Olivier Rodrigue was perfect, turning away all 17 shots he faced and leading Canada to a 5-0 win over Switzerland to stay perfect at the IIHF U18 World Championship. © Steve Kingsman/HHOF-IIHF Images

    MAGNITOGORSK, Russia – Olivier Rodrigue (Chicoutimi, Que./Drummondville, QMJHL) got the shutout, turning away all 17 shots he faced to lead Canada’s National Men’s Under-18 Team to a 5-0 win over Switzerland on Sunday at the 2018 IIHF U18 World Championship.

    With the win, Canada moves to a perfect 3-0 in preliminary play, tied for top spot in Group B with Sweden ahead of a first-place showdown on Tuesday (10:30 a.m. ET/7:30 a.m. PT).

    It was a dominant performance for Canada from start to finish, jumping out to a 13-4 lead in shots through the first period, and finishing the game with 39-17 advantage.

    Rodrigue wasn’t busy, but was sharp when he needed to be to preserve the shutout, including two fantastic kick saves while the Swiss were pressuring on the power play in the second period.

    Allan McShane (Collingwood, Ont./Oshawa, OHL) finished with a goal and an assist, while Alexis Lafrenière (Saint-Eustache, Que./Rimouski, QMJHL), Aidan Dudas (Parry Sound, Ont./Owen Sound, OHL), Chase Wouters (Lloydminster, Alta./Saskatoon, WHL), and Raphaël Lavoie (Chambly, Que./Halifax, QMJHL) had the other goals for Canada.

    Serron Noel (Nepean, Ont./Oshawa, OHL) had two assists, and leads the Canadians in scoring with six points through three games.

    Canada struck early the first, scoring the only goal it would need at 4:44 of the opening frame. Ty Dellandrea (Port Perry, Ont./Flint, OHL) forced a turnover in the offensive end, and Lafrenière tipped the puck past Swiss goaltender Akira Schmid off a pretty pass in front of the net from Noel.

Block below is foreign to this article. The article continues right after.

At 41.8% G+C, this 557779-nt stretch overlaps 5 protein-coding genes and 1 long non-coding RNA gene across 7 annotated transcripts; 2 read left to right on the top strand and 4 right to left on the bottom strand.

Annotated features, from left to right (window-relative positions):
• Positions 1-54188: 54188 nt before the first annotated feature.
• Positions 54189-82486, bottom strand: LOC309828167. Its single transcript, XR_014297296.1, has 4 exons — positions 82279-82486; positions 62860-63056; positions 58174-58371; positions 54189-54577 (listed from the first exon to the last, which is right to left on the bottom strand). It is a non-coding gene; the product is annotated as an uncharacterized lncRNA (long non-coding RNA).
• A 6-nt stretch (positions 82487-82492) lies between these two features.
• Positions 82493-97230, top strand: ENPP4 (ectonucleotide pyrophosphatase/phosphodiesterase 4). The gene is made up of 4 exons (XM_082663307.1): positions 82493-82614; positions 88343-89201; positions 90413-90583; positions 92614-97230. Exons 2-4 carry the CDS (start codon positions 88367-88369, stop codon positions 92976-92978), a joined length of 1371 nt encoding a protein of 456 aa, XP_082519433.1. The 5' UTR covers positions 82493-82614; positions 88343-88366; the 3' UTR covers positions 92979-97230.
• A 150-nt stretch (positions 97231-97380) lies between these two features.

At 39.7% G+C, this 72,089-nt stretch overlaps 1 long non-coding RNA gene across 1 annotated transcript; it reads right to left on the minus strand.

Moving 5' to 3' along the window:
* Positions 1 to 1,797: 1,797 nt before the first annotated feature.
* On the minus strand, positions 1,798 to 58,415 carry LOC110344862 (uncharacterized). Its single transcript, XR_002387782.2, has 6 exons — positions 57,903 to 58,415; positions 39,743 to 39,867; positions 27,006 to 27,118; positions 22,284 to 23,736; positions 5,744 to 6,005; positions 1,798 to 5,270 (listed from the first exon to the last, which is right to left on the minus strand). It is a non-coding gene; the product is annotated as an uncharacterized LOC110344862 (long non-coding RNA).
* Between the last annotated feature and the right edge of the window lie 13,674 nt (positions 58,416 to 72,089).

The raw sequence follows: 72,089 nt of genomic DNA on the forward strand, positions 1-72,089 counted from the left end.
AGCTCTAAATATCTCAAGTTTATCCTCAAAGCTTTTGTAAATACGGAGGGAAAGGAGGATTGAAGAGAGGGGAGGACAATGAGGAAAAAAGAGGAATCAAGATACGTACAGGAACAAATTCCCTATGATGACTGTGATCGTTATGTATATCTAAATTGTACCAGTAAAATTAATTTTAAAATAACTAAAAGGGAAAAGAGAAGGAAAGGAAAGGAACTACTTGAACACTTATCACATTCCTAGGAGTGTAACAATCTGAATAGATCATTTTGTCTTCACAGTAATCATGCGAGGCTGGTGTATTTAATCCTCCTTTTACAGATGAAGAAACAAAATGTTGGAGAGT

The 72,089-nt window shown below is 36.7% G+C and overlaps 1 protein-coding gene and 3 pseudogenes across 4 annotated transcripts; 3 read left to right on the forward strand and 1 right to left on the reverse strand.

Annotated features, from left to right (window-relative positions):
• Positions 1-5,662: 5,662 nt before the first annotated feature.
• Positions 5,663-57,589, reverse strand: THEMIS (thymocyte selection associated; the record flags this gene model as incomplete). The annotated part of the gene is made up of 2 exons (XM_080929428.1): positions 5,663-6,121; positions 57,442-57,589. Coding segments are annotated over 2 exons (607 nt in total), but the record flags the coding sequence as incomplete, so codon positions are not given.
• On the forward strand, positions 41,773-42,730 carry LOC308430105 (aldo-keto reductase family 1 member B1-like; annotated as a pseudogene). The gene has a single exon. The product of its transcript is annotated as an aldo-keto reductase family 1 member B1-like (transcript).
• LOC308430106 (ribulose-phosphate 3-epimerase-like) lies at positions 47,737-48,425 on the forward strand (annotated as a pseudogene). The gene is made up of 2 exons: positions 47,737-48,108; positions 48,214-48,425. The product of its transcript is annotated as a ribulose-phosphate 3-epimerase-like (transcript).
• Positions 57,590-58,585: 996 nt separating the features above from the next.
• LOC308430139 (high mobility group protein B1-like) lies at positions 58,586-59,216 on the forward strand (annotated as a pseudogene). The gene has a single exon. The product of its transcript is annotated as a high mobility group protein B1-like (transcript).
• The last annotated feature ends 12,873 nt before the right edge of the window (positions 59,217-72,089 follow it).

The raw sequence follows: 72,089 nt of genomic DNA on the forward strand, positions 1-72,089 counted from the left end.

The Canadians continued to pour on the pressure in the second, scoring three more goals in the middle stanza.

    With Switzerland on the power play, Dudas finished off the shorthanded rush started by McShane, who found the scoresheet again less than 10 minutes later, this time on the power play when he tucked a shot top corner over Schmid’s shoulder. It was the first power-play goal of the tournament for Canada and broke an 0-for-11 drought with the man advantage.

    Wouters swiped home the 4-0 goal after a scramble in front shortly before the second intermission.

    The power play found the back of the net again in the third period, with Lavoie finishing the scoring.



    “We knew we were going to be a four-line team upfront; we’re not going to need one or two lines to do it all. It’s going to be a long tournament, and teams are going to start to wear down, so having that four-line hockey group is something really important moving forward. Everyone did a great job today. We’re getting closer off the ice, and that’s been translating on the ice too. That’s going to help us a lot in the long run.”

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    “We really stuck with it. It’s a hard game to play when you have the puck as much as we did. We didn’t get frustrated [when we weren’t scoring]; we found a way to get a short-handed goal, we scored on the power play. It’s important that you have everyone at the top of their game. I thought we did a lot of good things, and we didn’t do anything to shoot ourselves in the foot.”

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